The Gazette from Montreal, Quebec, Quebec, Canada on October 18, 1944 · 1
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The Gazette from Montreal, Quebec, Quebec, Canada · 1

Montreal, Quebec, Quebec, Canada
Issue Date:
Wednesday, October 18, 1944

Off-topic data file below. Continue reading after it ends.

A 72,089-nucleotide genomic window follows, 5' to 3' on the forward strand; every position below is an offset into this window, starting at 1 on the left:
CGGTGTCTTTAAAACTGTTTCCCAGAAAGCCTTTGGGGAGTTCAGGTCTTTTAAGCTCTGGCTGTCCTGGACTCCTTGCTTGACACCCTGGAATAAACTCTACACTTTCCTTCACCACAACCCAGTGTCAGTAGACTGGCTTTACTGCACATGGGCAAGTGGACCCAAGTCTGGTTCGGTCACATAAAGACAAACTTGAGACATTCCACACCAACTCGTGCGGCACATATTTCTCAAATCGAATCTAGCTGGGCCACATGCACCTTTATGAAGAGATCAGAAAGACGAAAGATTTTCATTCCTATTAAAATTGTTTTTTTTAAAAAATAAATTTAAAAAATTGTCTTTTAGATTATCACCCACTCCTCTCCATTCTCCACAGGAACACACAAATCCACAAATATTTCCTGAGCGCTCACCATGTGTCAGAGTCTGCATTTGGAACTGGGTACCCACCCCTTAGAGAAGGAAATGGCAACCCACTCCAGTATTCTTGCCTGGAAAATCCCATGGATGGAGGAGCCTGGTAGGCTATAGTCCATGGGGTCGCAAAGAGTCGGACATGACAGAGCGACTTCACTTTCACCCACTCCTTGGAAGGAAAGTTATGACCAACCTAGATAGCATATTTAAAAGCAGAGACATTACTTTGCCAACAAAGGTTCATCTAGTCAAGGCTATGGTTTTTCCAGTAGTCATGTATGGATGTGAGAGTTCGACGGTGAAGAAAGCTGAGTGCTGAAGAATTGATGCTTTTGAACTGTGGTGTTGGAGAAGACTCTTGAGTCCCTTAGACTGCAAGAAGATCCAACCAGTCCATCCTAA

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Temperature Yesterday Max., 61; Min., 38 Same Date Last Year Max., 61; Min., 43 Tuesday, October 19. of last year Max. 49; Min. 37. McGIIX OBSERVATORY READINGS WEATHER FORECAST Fair and moderately warm. For complete weather reports see pace fourteen. VOL. CLXXIII. No. 250 MONTREAL, WEDNESDAY, OCTOBER IS, 1944. I'WKNTY I WO PACKS PRICE FIVE CENTS MOSHER DENIES C.C.L. .PLEDGED TO ROJTRIKES Leader Says Labor Congress Will Not Give Free Hand to Employers in War or Peace 'Et Gazette Staff Reporter.) QuebfC October 17. The Cana-cLtr. Congress of Labor' on the seccr.d dsy cf its fifth annual convention at the Chateau Fronlenac J ere today stated through its pre-i r-t- A. R. I.lDs' that it has not given a "no-strike- pledge, and that i: cr-es rot intend to give away "one ct the most important weapons of labor during this war or in peace time" Ke stated emphatically that, v r.e the congress will do its best tD avcid strikes, it can not give a 2ree har.d to employers regardless r! the circumstances accompanying tr war. IHt. Mother made this statement dr:r.r a heated debate started by a resolution taking the convention to support 1G.00Q packing house em-p.lyees. who have threatened to go cn "strike if the various companies, e?recial-y those in Western Can-aii, snould refuse to sign a master agreement covering all empioees cf the industry in Canada. The resolution, although finally adopted unan.rr.ausiy by the convention, caused considerable discussion be-cause a rurr.ber cf delegates protested against "any support of rtr.ices because it would sabotage tr.e war effort." Otner resolutions adopted by tne approximately 600 delegates, among them many women, stressed the need for a post-war educational program, especially for voung workers; the liberation of Indin ar.-L-Fascirt leaders; the taking ever of a.l Canadian broadcasting lnrI. by tne government as a rr.f'.s to control arid enlighten the purlir regarding the democratic principles demanded by the masses PACKING HOUSES RAPPED The resi.utlon on the question trp-'t for the packing nouse -:;.. paid tr.b-ite to tne ac-t. :. cf tne government, appointed a ;cial commissioner to mvest-ga.e tne dispute, it urged the ft'ercers attending the congress to tnrcw their full weight cf tne Canadian Congress of Labor into "the cause will free the shackles cf packing bouse workers placed c-n tnem by an industry wnicn nas in tne true sense cf tne word, not r.:y skinned tne workers, bu' aiso tne -a a- eflort by making extra j-rcLts during the last five years." Tne president's denial that any no rtr-ke pledge had ever been by the C.C.L. was given in answer to tre remarks of one delegate from Ontario, who wished canf.rat.on of the motion, and urged that a distinction annul d be rr.kse between supporting the meat vomers and giving them greer. l.ght to go on a Dominion-v.-e str.Ke. Tne Ontcrio delegate. George -rLarrs. of Toronto, expressed the -ear tnat such an attitude bv the C.C- would tend to lose public sympathy lor the labor movement ;f alerted by the congress. He insisted tnat tne C.C.L. was pledged to a no-strike" policy, whereupon .jixier gave xus empnatic ce- Secretary-treasurer of the C.C.L.. Pat Conroy, speaking to the same motion, staled that the conditions preva.lir.z in the packing plants in Canada would not service the mtr-fsts nf the country. C H. M.'.lard. director of the Canad-ar Sect.wn of tne United Autcmc-olie Workers of America. ?a.d tne narking house industry has benexploit-ng tne workers for far vyc long a U2 besides making ruge, Ke supported Mr. I3sner on the 'r."' pledge cuesi.e-n. saying. "We will avoid s tr-.-ies. but we certainly will not " -ay mto tne hands of the capitalists by giving tnem a free hand ever th-e workers." J. E. MrGuire. who also supported the resolution, mentioned the -a?e cf tne Montreal Tramways Company as a "shining example" of a case where the strike weapon fCrt:-ued on Paze 7 Col 1.) INDEX TO THE NEWS Page Two T-adlo r.ews and reviews. Cultx"tscn cn bridge. Tne Neighbors cartoon. Page Three Theatre and music news. Page Four "K"nmen's news and features. 'Sl-ndie1 by Chic Young. Page Tire Women's news and features. Pare Eight EditrriaL Page Eleven Gluyas' cartoon. Pare Twelve Service casualties Pare Thirteen City Iran goal 253.000.000. Industrial school levy hinted. Tupiess.s hints new school tax. Anglirans t: lacy rehabilitation. .t-errHlui not 'wonder drug.' Pare Fonrteen Obituaries Pare Firteen Social and Personal Page Sixteen Durrian suffers arm injury. Playing tne Field. 3et;er Golf by Sam Snead. Page Seventeen Baron Jack wins at Jamaica. Mysterious plunger at Rockingham. Pare f iihtren riirrto Jlrper r,n U.S. election. Ko.sevtlt barks Onks accord. Page .Nineteen in Abrer by Al Capp Crossword puzzle. Para Twenty Stock markets moderately higher. Haci Klines 3rd Quarter. Atlantic U-boats More Active; Sinkings Reported from Halifax Goderich, Ont.. October 17. E Navy Minister Macdonald, here on a speaking tour of Ontario, said today "there has bren some increase in the activity of U-boats in tne Western Atlantic." lie would not comment further on reports that German undersea raiders have appeared in force off the Canadian coast. 'Out in Force Says Paper Halifax, October 17. CR German submarines are "out in force again" in the North Atlantic, a news story published by the Halifax Mail said today. The story quoted an Allied captain who crossed the Atlantic witn a recent convoy as estimating that the U-boat fleet numbers "at least 200.' The captain said that his convoy was attacked by several of the raiders and a Canadian vessel was hit but was able to limp to port with a number of casualties. The Halifax Herald today carried a newspage story that two freighters were sunk recently within a few days off Sable Island and Yarmouth. N.S. The story said that many of the crew in the Sable Island sinking were lost. Sinkings Not Reported Ottawa. October 17. W. BIG HURRICANE FLORIDA-BOUND Storm Warnings Oat; Cuba and Oilier Islands in Path ol Blow Miami, Fla., October 17. &) A tropical hurricane isolated the Isle of Pines tonight, sent advance gales over western Cuba and threatened the Florida keys with their worst blow since the disaster of 1935. The winds knocked out the government radio in Nueva Gerona, principal city of the tourist islet south of Cuba, and there was no word from the population numbering nearly 10.000 persons. Centred, at 10:30 p.m., a short distance north cf the island, the hurricane was bearing down on the vicinity of Havana. Cuba's capital, which was told to expect the full force of the winds about 6 ajn. Wednesday. The United States Weather Bureau said winds of 75 miles an hour or higher would be blowing by early Wednesday morning over the Florida keys, where some 500 Great War veterans lost their lives in a storm on Labor Day, 1935. The keys are a scant 90 miles across the Florida Straits from the northern coast of Cuba. Boarded up and battened down, the city of Key West was braced for the blow. The city, a military centre, is on a small, flat island barely above sea level. Extending a hurricane alert northward over the Florida peninsula to a line connecting Daytona Beach and Cedar Key, the weatner bureau warned Floridians to expect gale winds tomorrow morning as far north as Vero Beach on the east coast, and Fort Myers, on the west. The bureau included the Okeechobee reeion. where the toll was about 2.000 deaths in 1928 when hurricane winds blew the water out of shallow Lake Okeechobe and flooded the flat surrounding swampland. Since then, a protective dyke has been erected. Cayman Crops Destroyed Kingston, Jamaica, October 17. 'CP. C3ble) All crops on the Cayman Islands, in the Caribbean Sea. have been destroyed by a hurricane that raged for three days, according to word reaching here. There was no loss of life. The islands Grand Cayman and Little Cayman are located about 200 miles northeast of Jamaica in the Caribbean. Storm warnings from Miami. Fla.. in the last few days have indicated a wind storm was raging in the vicinity of the isles. Britain Seeking Air Agreement Fully Controlling World Traffic By JOHN MACCORMAC (By Wireless to The New York Times and The Gazette.) London. October 17. The British Government wants a new international air convention granting innocent passage and international traffic rights and eliminating subsidies. It envisages its enforcement by an international air authority with an operational executive, subsidiary regional panels and technical subcommissions which would fix quotas for international traffic, prescribe rates and establish technical standards. This authority, whose powers would obviously be wider than United opinion favors, would ultimately be affiliated with a world security organization. The government will submit these proposals to the forthcoming United Nations air conference at Chicago and meanwhile outlined them in a White Paper issued today. The modern multiple - engined aircraft, says the White Paper, has made possible a world network of air routes. It has made necessary international collaboration to provide cheap, efficient services so as to insure equitable participation in total international traffic; to control subsidies, standardize technical practise and to contribute to world security. There should be a new international air convention which would reaffirm national air sovereignty: extend the peacetime right of innocent passage; the right to land trr refupling or emergencies; the right to disembark passengers, moil and freight from the country of origin of the aircraft and to embark them when destined for the country of origin of the aircraft; eliminate uneconomic competition by determining and allocating frequencies and fixing rates; provide for licensing international air operators; see B? Creary, assistant chief of the naval staff, said here today that "U-boats are increasingly active in the Atlantic" in comment on Halifax reports of ship losses due to undersea craft. Capt. Creary, speaking in the absence of Vice-Admiral George Jones, chief of the naval staff, and Navy Minister Macdonald, said he did not wish to elaborate but another officer said "a few" German subs are back on the Atlantic shipping lanes after a period during which not many were brought into contact. In Saint John, N.B.. yesterday Rear-Admiral L. W. Murray, commander-in-chief of the Canadian Northwest Atlantic, said he thought recent accounts of a four-day running battle between a westward-bound convoy and a U-boat pack in the North Atlantic were somewhat exaggerated. "In this case I thing the merchant seamen were taking the reporters for a ride," he said. Naval authorities here would not comment further but from reliable sources it was learned that Germany is not believed to have 200 subs left of her once-huge fleet It was also learned that no word has reached Ottawa of the sinking of freighters off Sable Island or Yarmouth. N.S. PRESIDENT- SET TO FIGHT BACK Roosevelt Will Break Security Control to Answer Dewey Washington, October 17. KB President Roosevelt, who has been taking it on the chin from his Republican opponent. Gov. Thomas E. Dewey of New York, in the election campaign, is going to fight back. He announced today that he Is going to break the war-forged bonds of security control which keep his movements secret. At his press conference this afternoon the President confirmed a report that he would speak at an open-air rally in Philadelphia October 27, and that he would go in person to the Foreign Policy Association dinner in New York next Saturday. Questioned further, the President said the times and places had not been decided but that there was no doubt that he would make a number of other political campaign speeches. So far Gov. Dewey has had It pretty much his own way. He has campaigned over much of the country and has bitterly attacked the President with statements which require answers from the President himself. The answers to date have been confined to press releases from the White House tending to show that Gov. Dewey had been quoting from statements and utterances without regard for the context and giving the words quoted an unjustified meaning. But the White House releases go only to the press which may or may not use them and probably never reach the ears of many of those to whom Gov. Dewey addressed them and who were, perhaps, influenced. It is expected the President may go as far west as Chicago and appear also in Cleveland and in some eastern centres, possibly Boston. At his press conference today the President appeared in two roles. The correspondents were ushered into the big cabinet room instead of the President's familiar circular office close by. Mr. Roosevelt. In his wheel chair. was seated before a large, illum inated map of the main beach landing on the Normandy coast. With a pointer, and playing for the moment his role of commander-in- chief, he explained, for the first time in public, the execution of the secret plans started at Quebec a (Continued on Page 7. CoL 5.) that ratifying states provided ground facilities needed in their territories for international services; prescribe safety regulations and standardize radio equipment and weather and ground facilities. The right to pick up and set down traffic to and from destination not in the country of origin of the aircraft and to engage in the local traffic of another country would be matters for negotiation. . The authority to administer the convention would consist of representatives of the ratifying states with voting powers determined on an equitable basis. The operational executive could be nominated in the convention elected by the authority or named by the major powers with provision for representation of smaller powers. The authority would work through the execu tive which would in turn delegate its functions to the regional paneis. Canada in Agreement Ottawa, October 17. B BritishH proposals for international regula tion of civil aviation are in keep ing witn tne Canadian draft con vention prepared early this year, submitted to United Nations governments and made public in March by Munitions Minister Howe in the 1 louse of Commons. This was revealed today In the publication of a British Government White Paper in London, copies of which were made available here by the United Kingdom In formation Office. While the Canadian proposals were in the form of a draft agree (Continued on Page 7, CoL 3.) BRITISH FIGHT WAY INTO CENTRE OF VENRAY; GREA T RUSSIAN DRIVE ON EAST PRUSSIA OPENS; JAP FLEET RUNS AWAY ON SIGHTING U.S. NAVY REFUSES TO FIGHT Jap Claims ol Big American Ship Losses Are Refuted PHILIPPINES AGAIN HIT New U.S. Landing in the Western Carolines. Reported by Nimitz Pearl Harbor, October 17. (JF) Sustained action by carrier-based planes against the Philippines and a new landing in the Western Caro lines were reported tonight in a communique of Admiral Chester W. Nimitz. The carrier plane attacks extend ed operations which have been in progress against Japan's inner defence ring since October 8 and are meshed with land-based strikes by Gen. Douglas MacArthur who re ported a fighter sweep over Mindanao. Made in September but kept sec ret until today, the new landing was achieved without opposition on Ulithi atou m the western Caroline group. Eighty-first Division Army troops, ol tne same group wnicn aided in the invasion of the south ern Palaus, went ashore on Ulithi September 20 and 21. Ulithi is 100 miles east of Yap and is northeast of Palau. It has one of the best harbors in the Western Pacific. The landings were kept secret be cause the Japanese possibly were unaware of them until recently. Advance patrols landed on Fas- saran and Mangejang islands in the Ulitht group on both sides of the main entrance to Ulithi lagoon September 20. The next day troons occupied the four islets of Mogmog, Potangeras, Asor and Sorlan. Ulithi also is known as the Mackenzie Islands. They roughly are half way between American-oc cupied southern Palau and Guam. The communique reference of ac tion against the Philippines was limited to a single sentence: "Carrier aircraft of the Pacific Fleet are continuing to attack objectives in the Philippines." Earlier, Admiral Nimitz announced that, bombastic Tokyo radio broadcasts to the contrary, the Japanese fleet fled Formosan waters when it sighted the united Mates 3rd Dieet. "On discovering our fighting strength unimpaired, they avoided action and have withdrawn toward their bases," Admiral Nimitz disclosed today. One look at the powerful 3rd Fleet commanded by Admiral William F. Halsey convinced the enemy no change was prudent in its policy of avoiding a showdown fight at sea. For days the Tokyo radio had blared to the world the "brilliant war results" had been achieved by Nipponese naval and air forces, that in the end Halsey's fleet "will have vanished from the seas." Japanese newspapers heralded the event to the homeland under such headlines as "desperately fleeing enemy warships completely destroyed." Spiking enemy broadcasts that 40 to 52 American warships had been sunk or damaged, Admiral Nimitz said: "There has been no damage of consequence to our battleships or carriers. However, two medium-sized ships were hit by aircraft torpedoes and are retiring from the area. Fortunately, the personnel casualties in these two ships were small." This report covered the fighting, now in its second week, between American carrier planes and shore-based enemy aircraft over the Ry-ukyus Islands, Formosa and Luzon in the Philippines. War correspondents at headquarters interpreted "medium-sized shins" as referring to cruisers or destroyers. The carrier task forces commanded by Vice Admiral Marc A. Mitscher, Admiral Nimitz announced, destroyed 160 enemy planes October 13, 14 and 15 in repelling (Continued on Page 7, Col. 8.) Keller is at Halifax; 500 Wounded. Return Halifax. October 17. KP; Bearing a complement of Canadian wounded headed by Maj.-Gen. R F. L. Keller, the hospital ship Lady Nelson arrived here tonight from Britain. Maj.-Gen. Keller, who led the 3rd Division into France on D-day and later was wounded in action, was expected to proceed without delay to Montreal and Ottawa. He is to speak on behalf of the Seventh Victory Loan. About 500 other casualties were aboard the hospital ship. Bearing leg and arm wounds, Gen. Keller had his left arm in a sling but he was able to walk, and army public relations officer who visited him aboard the hospital ship on arrival said he was looking well, though tired and drawn. Gen. Keller, the army public relations officer said, had high praise for the way the returning soldiers were treated aboard the hospital ship. He complimented Lt.-Col. K. E. Hollis, the vessel's commanding officer, and Capt. M. O'Hara, master of the Lady Nelson, and paid tribute to the work of the nurses and orderlies. During the trip over, the Nelson ran into a stretch of rough weather, and Gen. Keller said OHara's handling of the craft during this period had done much to ease the discomfort of her complement of wounde. BERLIN ALARMED Advance Preceded by Heavy Bombings as Far as Insterburg ATTACK 25-MILE FRONT Moscow Makes No Report on New Offensive; Reds Progress in Balkans London, October 17. (IP) A great new Russian offensive aimed straight west toward the heart of East Prussia was reported by alarmed German broadcasters today, and the Soviet midnight communique described heavy Red air force bombings all along the path of advance as far as Insterburg. 37 miles inside the German Junkers' homeland. The Russians did not directly confirm the offensive by Gen. Ivan D. Cherniakhovsky's 3rd White Russian Army group, but left little doubt that it was in the progress, announcing that Red bombers Monday night hit Insterburg and the intermediate railway junctions of Gumbinnen and Stalluponen. along tne route the Germans said Cherniakhovsky's drive was directed. The German radio said the new attack was along a 25-mile front on both sides of the Lithuanian town of Vilkaviskis, and declared it was backed by forests of artillery and spearheaded by low-flying Stormovik, planes. The Russians were at the border at points east of Insterburg. The Moscow communique announced a further cleanup south and southwest of Riga, the captured Latvian capital, with the remaining German forces in that Baltic state driven into the corner between the Gulf of Riga and the Baltic Sea. One of their last useful ports, Ventspils, was bombed heavily. While silent concerning land action against East Prussia, the Russians announced a further slashing drive in northern Transylvania had carried within two miles of the southern border of the Carpatho-Ukraine territory which Hungary took from dismembered Czechoslovakia, and told of further small gains southwest and west of Nis in Yugoslavia. BATTLING IN BELGRADE Street fighting continued in Belgrade, with the Russians and Yugoslav Partisans teamed in battling the Germans for the Yugoslav capital. Marshal Rodion Y. Malinovsky's drive up through Transylvania,-aid-ed by Rumanian troops fighting to win that territory back from Hun gary, was within 30 mountainous miles of junctions with Soviet forces that have been pressing down from the north in southern Poland. Altogether in Transylvania during the day Malinovsky's men took more than 80 populated places, in cluding Ronasec, two miles from the Carpatho-Ukraine, Petrova, six miles away, and numerous communities along the Viseul river, Moscow said. At Insterburg, also bombed Sun day night, the Soviets said fires were started among German mili tary trains; at Gumbinnen more than 30 fires were caused, with two trains blown up; and at Stalluponen an ammunition train was des troyed and explosions and fires of great size were observed throughout the vicinity of the railway aunction The German radio in its accounts of ground fighting said the Rus sians, who had stood for two months at Vilkaviskis, in Lithuania, a dozen miles from the border, began the assault Monday and had reached the border at an unspecified point. Late tonight German broadcasts said there was fighting near Nau miestis, Lithuanian border town just across the Ost Fluss from the East Prussian town of Schirwindt. German radio commentators said the Russians had penetrated the uerman lines at several places and said stubborn fighting was in pro gress for paths through the fortifi cations and earthworks so hastily thrown up by the old men, women and children of East Prussia during tne last lew montns. This drive, under one of the So viet Union's youngest and most brilliant generals, might develop into the major campaign against East Prussia. The principal difficulty apparently was the crossing of the many little streams that flow through that low region. Two other strong offensives also were beating against the outer de fences of the German stronghold, however. The only one Moscow has announced was on the northern bor der along the Neimen River line It had approached within artillery (Continued on Page 7 CoL 6.) Canada, Russia Study Petsamo Nickel Deal Ottawa. October 17. R Canada and Russia have been discussing the disposition of tne Petsamo nickel mines of northern Finland, which were operated before the war by the International Nickel Company of Canada, it was learned today. The mines fell Into Russian hands with the Russo-Flnnish armistice and since then there nas been speculation as to their ultimate disposition. It was understood here there was a good chance the Russians would take over the properties and reach a settlement with the International Nickel Company. Germans Palling As Canadians Tighten up Pocket With the 1st Canadian Army, Oc tober 17. (CP. Cable.) Ontario infantry fought tonight to within VA miles of Schoondijke, one of the newly-organized German pivot positions in their shortened lines within the pocket soutn ol tne Scheldt estuary. bchoondijke is three miles soutn of Breskens and five miles west and slightly south-of Hoofdplaat, one of the first towns occupied in the back-door beachhead landing last w-eek. Behind a screen of rearguards the Germans are pulling back in the pocket to a new defence line, as the Canadian attack gathers momentum and hammers the enemy from dawn to dusk. The Canadians slogged forward all dav throueh the Dourinir rain and rnud, pressing the Nazis against this new position on the road leading from Schoondijke west to Oostburg and Sluis. There is no good line like a canal here lor the Germans, but the country is criss-crossed with dykes and it will take dogged fighting to over run the area. Meanwhile the Canadians have a HUNGARY ARMY NOW DESERTING Two Commanders Dismissed by Nazis, More Join Russians London, October 17. T) High Hungarian army chiefs have gone over to the Russian side and two army commanders have had to be dismissed, the German official DNB agency announced tonight as the Nazis strove amid deepening confusion to hold Hungary in the war at all costs. The Berlin and Budapest radios poured out clouds of official ex planations, appeals, boasts and ac cusations tending to obscure tne situation, but it appeared a Hungarian army revolt was under way. DNB announced that the commanders of the 1st and 2nd Hungarian Armies had been ousted and that Maj.-Gen. Bela Miklos Von Dalnok," commander of the First Army, had deserted to the Red Army along with his staff. Specific mention of his name was believed in London to be at least implied confirmation of neutral reports that the 1st Hungarian Army was marching on Budapest with the intention of ousting pro-Nazi Premier Ferenc Szalasi and the German military who hold the capital In the welter of proclamations, a broadcast order of the day from Budapest called on all deserters to return to their posts by noon, Oc tober 20 lurtner supporting reports of anti-Nazi decisions within the Hungarian army since regent Nicholas Horthy asked for an armistice on Sunday and was subsequently "retired" and disavowed by the Szalasi "Arrow Cross" Hungarian Nazi party. The Hungarian paper Uj Magyar-sag said Horthy's armistice appeal was broadcast Sunday only after Andreas Hladki. Horthy's propagan da chief, had seized the bandouca radio station. The Brussels radio said large (Continued on Page 7. CoL 5.) German Rearguards Suicidal WAR NEWS DIGEST, OCTOBER 18, 1944 British troops have fought their way into the centre of the town of Venray and have cut the road to Deurne, about eight miles from the German border. Fighting is very severe, the enemy putting up a suicidal house-to-house defence. In the Overloon area to the north the enemy is abandoning a pocket along the Meuse. The American 1st Army north and northeast of Aachen is moving cautiously, the Germans having received strong reinforcements of tanks and mobile guns. The Germans are proving much stronger here than had been anticipated. Allied supplies are piling up for a large-scale attack in the Nijmegen-Arnhem sector, and correspondents are comparing the situation before the Siegfried Line with that prior to the big breakthrough in Normandy. In Aachen house-to-house fighting continues. On the 3rd Army front steady rains have practically stalled all movement. The French 1st Army In the Vosges Mountains has made slight gains in very difficult terrain and repulsed several enemy attacks. Canadian forces on the south bank of the Scheldt estuary, pushing eastward against the pocketed Germans, are nearing Schoondijke. which is three miles south of Breskens. They .have met only fluid resistance, but a stand is to be expected at Schoondijke, a newly fortified position The Germans are giving way slowly and holding out at every dyke until routed by infantry action The flooded condition of the terrain acts against the use of artillery. The German position on the Scheldt is fast deteriorating, and there is an apparent shortage of artillery ammunition. On the South Beveland Isthmus at Woensdrecht the situation is unchanged. Repeated attacks by the Germans have been repulsed and the Canadians grip on the position remains strong. There is Back on Scheldt good grip on this pocket south of the Scheldt and are beginning to shake it to pieces. Once it is cleaned out Lt-Gen. Crerar's men will be half-way to victory in the battle to open Antwerp, whose importance as a potential supply base for the Allies increases daily. If the great port is to be opened the north side of the Scheldt also will have to be cleared, and the German garrisons on South Beve-land and Walcheren Islands, at the mouth of the estuary, must also be eliminated. The Germans here on the Scheldt are playing the old game of delaying the Allies wherever possible. It has been the lot of the hard-fighting Canadians to overcome such attempts right along the French, Belgian and Dutch coasts, but this has been the-toughest of them all Geographically the enemy ha3 every advantage at the Scheldt, since with all its dykes, canals and waterways the battle has been reduced principally to an infantry job. Even artillery support is re- (Contlnued on Page 7 CoL 4.) 1,300 BOMBERS HIT ATCOLOGNE 10th Raid Is Made on Battered City So Far in October London. October 17. T) Thlr teen hundred heavy bombers of the U.S. 8th Air force poured 4,000 tons of explosives on Cologne today in that ruined German city's 146th raid of the war and the 10th in October alone, while R-A.F. heavy Lancasters again hit the dyke on Walcheren Island at the mouth of the Scheldt where Canadians are fighting to free the port of Ant werp. Germany meanwhile was breach ed from the south when Italy-based MS. heavies assaulted Vienna again More than 3,500 British-based British and American heavy bombers have hit Cologne in the past four days, and R.A.F. Mosquitos have struck it three times in the past week, leaving little doubt that the Americans, once they finish off Aachen, are headed for the Rhine river metropolis. R.AJ Mosquitos slashed at Cologne with 2-ton bombs Monday night, "just to keep their home fires burning" as one returning airman said. Then the U. S. heavyweights went over a few hours later. The heavy R.A.F. Lancasters which hit the Westkapelle dyke on Walcheren island had already knocked eight holes in that sea wall in earlier attacks and inundated two-thirds of the Dutch island. It is from Walcheren and the neigh boring isle of South Beveland that heavy German artillery can harass 1st Canadian Army forces battling in the Scheldt pocket north of Ant werp. All the R-A.F. heavies on today's raid returned safely, the Air Mm istry said. Even though the Americans on the Cologne run went in about 10 a.m., in an effort to beat the cloud (Continued on Page 7. CoL 4.) much enemy troop movement north of woensdrecnt towards tne ser gen op Zoom area. Yesterday Coloene was struck with 4.000 tons of bombs by 1.300 American planes, ihis is the tenth blow this month. R.A.F. Lancasters hit the dyke on Walcheren Island again to help the Canadian siege. Vienna had a raid from Italy-based American bombers. The Germans are reported stiffening their resistance before Bologna and a bitter fight for that Italian city is seen in the making. The Fifth Army has reached a point nine miles from the vital city. On the Adriatic front Canadians and New Zealanders are closing in on Cesena. Berlin reveals a great new offensive directed towards the interior of East Prussia. Moscow has nothing to say as yet on this, but the Soviet communique reports heavy bombings along the presumed path of the invaders as far as Insterburg, 37 miles inside the East Prussian border. The German radio said the invasion is along a 25-mile front on both sides of the Lithuanian town of Vilkaviskis. Moscow announces a further cleanup in the Riga area, and an advance to within two miles of the Carpatho-Ukraine border. The Russians are nearing a junction between the north and south pincer-heads in Translyvania. ! Admiral Nimitz refutes the Jap claim to have inflicted great damage on the American naval force that has been attacking Formosa. He reveals that the Japanese naval units fled on sighting the American warships. The damage to the American ships is of little consequence. Two medium-sized ships were hit by torpedoes and retired from the fight. Formosa was attacked for the I third time in four days yesterday. BATTLE IN STREETS Germans Reported Evacuating Big Section Along Meuse QUIT OVERLOON AREA Americans and Nazis in Aachen Sector Gathering Forces for Showdown London, October 17. W) Power ful British 2nd Army forces slashed forward against suicidal German troops in Holland tonight as American forces sparred with the Aachen garrison on a highly-explosive 85- mile battle line paralleling the Netherlands-German border. West and north of Antwerp, meanwhile, Canadian troops steadily overcame difficult weather conditions and waterlogged terrain in their job of clearing the enemy from the banks of the Scheldt estuary and opening up Antwerp, Europe's second port, to Allied war shipping. British 2nd Army troops fought through the streets to the centre of the Netherlands highway town of Venray. eight miles from the Ger- man frontier, and pushed an armored column three miles south and cut the Venray-Deurne road. At nightfall British Tommies with bayonets and hand grenades were reported fighting halfway through Venray, with the Germans selling their lives fanatically to defend every house and shop building. Other British forces who threw a bridgehead across a canal five miles southwest of Venray bea off strong German attempts to crush the lodgment, a field dispatch said. In the Overloon area, north of Venray, the Germans were reported pulling out of a pocket approximately 5.000 yards long and from 700 to 2,000 yards wide along the Meuse river, leaving the area a no-man's land. " Slogging through pouring rain and mud 1st Canadian Army men in the Scheldt pocket guarding Antwerp tonight were pressing the Germans against new positions on a line running from Schoondijke westward to Sluis, about four miles inland from the coast, said a field dispatch from Ross Munro, Canadian Press war correspondent. An earlier front dispatch from Munro said Canadian infantry entered Iizendijke, six miles south of Breskens on the south bank of the Scheldt estuary. The country before the Germans' new defenco line is criss-crossed with dykes and dogged fighting lies ahead of the Canadians before they can overrun the area. The eastern end of the Germans' shrinking Scheldt pocket has been enveloped by the Canadians, and there was no let-up in the attack: to win the 1st Canadian Army's greatest prize, Antwerp, ACTIVITY IN AACHEN AREA. The United States 1st Army probed cautiously north and northeast of Aachen, where the Germans, repelled in five furious attempts to break into the encircled city of Aachen in recent days, had rolled up a heavy concentration of tanks and mobile guns. More than 1,300 American heavy bombers with an escort of 800 fighters smashed at the major German city cf Cologne, 40 miles east of Aachen, in an effort to cut off supplies and reinforcements for German divisions standing between the 1st Army and the Rhine. On both sides of the battlefront. now sharply defined after a month of attacks and counterattacks, there continued a day and night struggle for supplies as each side gathered itself for the next phase of tha battle of Germany. An Allied official likened the situation to that which preceded the Allied breakout from Normandy in July. "It has become apparent to correspondents that the state of German supply is better than had earlier been supposed much better in fact." reported William S. White, Associated Press war correspondent, from inside Aachen. White estimated the Germans had lost 1,500 men captured and 1,000 killed in their desperate attempts to recapture Aachen, or approximately 25 per cent, of their attacking forces. The German radio said everything pointed to a mighty pre-winter offensive by the Allies somewhere in Germany or Holland. (Continued on Page 7. CoL 3.) Invasion Communiques Allied Allied Supreme Headquarter communique No. 192, issued yesterday: "Steady progress continues north of the Leopold canal. Gains of up to 1,000 yards were made against somewhat decreased enemy opposition. A small counterattack on Eede was repulsed, lighter-bombers supporting our ground forces concentrated their attack mainly on the village of . Costburg. Many fortified buildings were destroyed. "Strongpoints in Sluis and Schoonndijke were also hit. Enemy counterattacks in the Woensdrecht area were held and military targets at Bergen Op Zoom were bombed by fighters. On the east of the Dutch salient we made gain In tliff Vrnrav rv. I'iaM of Venray an enemy battery of tit-Id (tuns was hit by rocket-firing fighters. "lifhters flew offensive patrol over the battle zones in Holland. "Our units continued to make slow progress in Aachen in (Continued, on Page 7, CoL 4.; 5